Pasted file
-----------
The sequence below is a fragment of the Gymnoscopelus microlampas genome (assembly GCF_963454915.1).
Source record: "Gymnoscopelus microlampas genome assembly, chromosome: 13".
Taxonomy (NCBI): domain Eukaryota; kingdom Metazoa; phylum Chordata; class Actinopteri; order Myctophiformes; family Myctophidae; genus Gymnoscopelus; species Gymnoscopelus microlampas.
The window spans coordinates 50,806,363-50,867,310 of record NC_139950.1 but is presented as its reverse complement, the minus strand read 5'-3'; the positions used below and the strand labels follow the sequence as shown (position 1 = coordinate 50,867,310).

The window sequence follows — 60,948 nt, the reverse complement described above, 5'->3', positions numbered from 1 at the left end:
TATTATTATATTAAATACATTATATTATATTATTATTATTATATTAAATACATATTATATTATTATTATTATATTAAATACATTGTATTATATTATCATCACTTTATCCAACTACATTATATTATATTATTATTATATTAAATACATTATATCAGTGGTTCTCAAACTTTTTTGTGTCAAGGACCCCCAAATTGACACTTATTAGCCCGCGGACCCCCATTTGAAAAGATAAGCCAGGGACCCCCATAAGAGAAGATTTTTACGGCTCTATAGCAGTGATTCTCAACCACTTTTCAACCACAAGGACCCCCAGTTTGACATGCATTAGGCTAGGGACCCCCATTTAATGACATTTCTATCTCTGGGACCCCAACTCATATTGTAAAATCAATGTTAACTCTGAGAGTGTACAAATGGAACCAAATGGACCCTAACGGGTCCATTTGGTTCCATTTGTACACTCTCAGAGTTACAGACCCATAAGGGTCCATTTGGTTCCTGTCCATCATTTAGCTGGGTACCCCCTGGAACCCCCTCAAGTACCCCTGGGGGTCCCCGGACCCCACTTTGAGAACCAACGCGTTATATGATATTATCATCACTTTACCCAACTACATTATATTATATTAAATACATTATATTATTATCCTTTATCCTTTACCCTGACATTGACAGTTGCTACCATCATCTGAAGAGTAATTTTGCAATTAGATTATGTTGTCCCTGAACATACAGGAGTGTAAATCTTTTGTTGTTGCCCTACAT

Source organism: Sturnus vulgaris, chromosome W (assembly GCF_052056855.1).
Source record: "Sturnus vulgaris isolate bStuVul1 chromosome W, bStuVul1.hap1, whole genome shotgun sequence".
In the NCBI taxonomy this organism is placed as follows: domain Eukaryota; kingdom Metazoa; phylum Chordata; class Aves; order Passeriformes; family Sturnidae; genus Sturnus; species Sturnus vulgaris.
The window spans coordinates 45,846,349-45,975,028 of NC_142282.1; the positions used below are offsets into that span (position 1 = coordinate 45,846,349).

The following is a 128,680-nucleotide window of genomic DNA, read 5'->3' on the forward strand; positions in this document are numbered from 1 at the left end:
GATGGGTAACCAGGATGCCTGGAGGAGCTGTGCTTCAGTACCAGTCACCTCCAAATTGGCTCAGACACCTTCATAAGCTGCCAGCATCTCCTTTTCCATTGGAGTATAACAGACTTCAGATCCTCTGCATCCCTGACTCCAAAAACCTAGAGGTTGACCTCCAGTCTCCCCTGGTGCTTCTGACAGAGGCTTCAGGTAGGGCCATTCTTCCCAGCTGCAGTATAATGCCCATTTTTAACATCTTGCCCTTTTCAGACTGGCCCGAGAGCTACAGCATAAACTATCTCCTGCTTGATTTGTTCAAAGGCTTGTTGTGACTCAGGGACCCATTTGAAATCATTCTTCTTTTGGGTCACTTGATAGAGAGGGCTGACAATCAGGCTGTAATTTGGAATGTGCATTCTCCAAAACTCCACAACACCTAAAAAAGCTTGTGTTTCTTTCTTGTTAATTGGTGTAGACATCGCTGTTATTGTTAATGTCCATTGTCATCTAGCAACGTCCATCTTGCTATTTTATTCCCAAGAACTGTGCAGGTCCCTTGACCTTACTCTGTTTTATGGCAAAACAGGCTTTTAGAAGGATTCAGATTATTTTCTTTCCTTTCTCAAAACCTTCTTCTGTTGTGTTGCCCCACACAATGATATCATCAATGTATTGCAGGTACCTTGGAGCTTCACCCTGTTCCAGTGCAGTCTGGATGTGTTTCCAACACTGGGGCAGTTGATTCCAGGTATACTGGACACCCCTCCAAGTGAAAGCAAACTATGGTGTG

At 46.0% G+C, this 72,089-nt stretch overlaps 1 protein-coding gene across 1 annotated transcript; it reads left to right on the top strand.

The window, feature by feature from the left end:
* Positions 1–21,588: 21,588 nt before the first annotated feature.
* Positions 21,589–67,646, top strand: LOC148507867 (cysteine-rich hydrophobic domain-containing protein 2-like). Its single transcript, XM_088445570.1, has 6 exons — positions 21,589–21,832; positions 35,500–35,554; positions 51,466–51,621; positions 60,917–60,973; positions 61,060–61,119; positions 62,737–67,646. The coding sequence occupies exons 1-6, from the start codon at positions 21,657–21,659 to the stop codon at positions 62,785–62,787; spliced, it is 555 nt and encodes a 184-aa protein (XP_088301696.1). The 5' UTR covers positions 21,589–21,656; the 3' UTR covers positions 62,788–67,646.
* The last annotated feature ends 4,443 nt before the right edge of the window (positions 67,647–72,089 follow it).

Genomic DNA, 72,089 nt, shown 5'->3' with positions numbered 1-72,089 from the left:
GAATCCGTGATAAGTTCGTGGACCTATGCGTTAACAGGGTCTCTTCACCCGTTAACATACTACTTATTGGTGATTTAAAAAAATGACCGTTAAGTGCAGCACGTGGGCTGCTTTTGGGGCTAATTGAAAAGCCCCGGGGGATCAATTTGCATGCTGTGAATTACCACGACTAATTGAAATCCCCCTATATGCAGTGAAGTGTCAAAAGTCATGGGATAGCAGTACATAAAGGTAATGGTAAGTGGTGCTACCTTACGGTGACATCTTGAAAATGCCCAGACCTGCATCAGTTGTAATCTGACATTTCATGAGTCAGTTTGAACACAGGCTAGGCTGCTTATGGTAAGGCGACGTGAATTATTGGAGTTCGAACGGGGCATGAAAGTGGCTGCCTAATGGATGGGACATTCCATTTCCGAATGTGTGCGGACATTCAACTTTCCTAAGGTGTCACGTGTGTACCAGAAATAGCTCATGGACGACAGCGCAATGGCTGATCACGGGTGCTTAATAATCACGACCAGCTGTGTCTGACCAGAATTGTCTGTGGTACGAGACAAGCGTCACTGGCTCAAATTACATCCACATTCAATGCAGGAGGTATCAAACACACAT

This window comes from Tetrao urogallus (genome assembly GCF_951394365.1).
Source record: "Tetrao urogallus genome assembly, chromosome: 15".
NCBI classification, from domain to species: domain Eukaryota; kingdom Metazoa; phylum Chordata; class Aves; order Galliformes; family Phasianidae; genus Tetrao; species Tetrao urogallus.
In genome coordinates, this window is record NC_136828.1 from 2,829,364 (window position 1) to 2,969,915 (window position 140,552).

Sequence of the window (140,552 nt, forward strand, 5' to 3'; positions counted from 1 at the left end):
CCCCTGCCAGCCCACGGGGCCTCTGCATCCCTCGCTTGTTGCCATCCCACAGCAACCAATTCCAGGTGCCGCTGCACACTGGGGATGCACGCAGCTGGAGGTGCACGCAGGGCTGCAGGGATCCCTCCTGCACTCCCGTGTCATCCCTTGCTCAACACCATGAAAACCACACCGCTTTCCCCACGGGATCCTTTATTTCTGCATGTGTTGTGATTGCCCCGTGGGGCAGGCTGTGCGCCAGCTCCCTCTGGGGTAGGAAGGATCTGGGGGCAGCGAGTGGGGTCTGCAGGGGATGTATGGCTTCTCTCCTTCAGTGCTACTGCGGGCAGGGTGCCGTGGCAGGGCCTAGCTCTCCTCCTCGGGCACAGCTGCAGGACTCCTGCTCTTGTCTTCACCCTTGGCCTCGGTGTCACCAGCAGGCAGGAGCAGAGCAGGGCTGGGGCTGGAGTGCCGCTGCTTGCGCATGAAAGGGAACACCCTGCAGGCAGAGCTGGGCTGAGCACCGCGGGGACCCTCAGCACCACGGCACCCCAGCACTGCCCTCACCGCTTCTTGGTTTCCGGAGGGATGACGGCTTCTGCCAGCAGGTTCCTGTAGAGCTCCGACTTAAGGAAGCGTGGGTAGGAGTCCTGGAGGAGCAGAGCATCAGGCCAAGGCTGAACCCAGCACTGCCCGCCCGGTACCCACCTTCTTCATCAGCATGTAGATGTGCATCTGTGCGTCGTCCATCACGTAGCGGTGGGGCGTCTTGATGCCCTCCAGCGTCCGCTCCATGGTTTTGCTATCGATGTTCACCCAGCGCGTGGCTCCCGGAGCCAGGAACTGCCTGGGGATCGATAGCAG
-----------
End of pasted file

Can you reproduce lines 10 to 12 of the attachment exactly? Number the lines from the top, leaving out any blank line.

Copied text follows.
The window spans coordinates 45,846,349-45,975,028 of NC_142282.1; the positions used below are offsets into that span (position 1 = coordinate 45,846,349).

The following is a 128,680-nucleotide window of genomic DNA, read 5'->3' on the forward strand; positions in this document are numbered from 1 at the left end:
GATGGGTAACCAGGATGCCTGGAGGAGCTGTGCTTCAGTACCAGTCACCTCCAAATTGGCTCAGACACCTTCATAAGCTGCCAGCATCTCCTTTTCCATTGGAGTATAACAGACTTCAGATCCTCTGCATCCCTGACTCCAAAAACCTAGAGGTTGACCTCCAGTCTCCCCTGGTGCTTCTGACAGAGGCTTCAGGTAGGGCCATTCTTCCCAGCTGCAGTATAATGCCCATTTTTAACATCTTGCCCTTTTCAGACTGGCCCGAGAGCTACAGCATAAACTATCTCCTGCTTGATTTGTTCAAAGGCTTGTTGTGACTCAGGGACCCATTTGAAATCATTCTTCTTTTGGGTCACTTGATAGAGAGGGCTGACAATCAGGCTGTAATTTGGAATGTGCATTCTCCAAAACTCCACAACACCTAAAAAAGCTTGTGTTTCTTTCTTGTTAATTGGTGTAGACATCGCTGTTATTGTTAATGTCCATTGTCATCTAGCAACGTCCATCTTGCTATTTTATTCCCAAGAACTGTGCAGGTCCCTTGACCTTACTCTGTTTTATGGCAAAACAGGCTTTTAGAAGGATTCAGATTATTTTCTTTCCTTTCTCAAAACCTTCTTCTGTTGTGTTGCCCCACACAATGATATCATCAATGTATTGCAGGTACCTTGGAGCTTCACCCTGTTCCAGTGCAGTCTGGATGTGTTTCCAACACTGGGGCAGTTGATTCCAGGTATACTGGACACCCCTCCAAGTGAAAGCAAACTATGGTGTG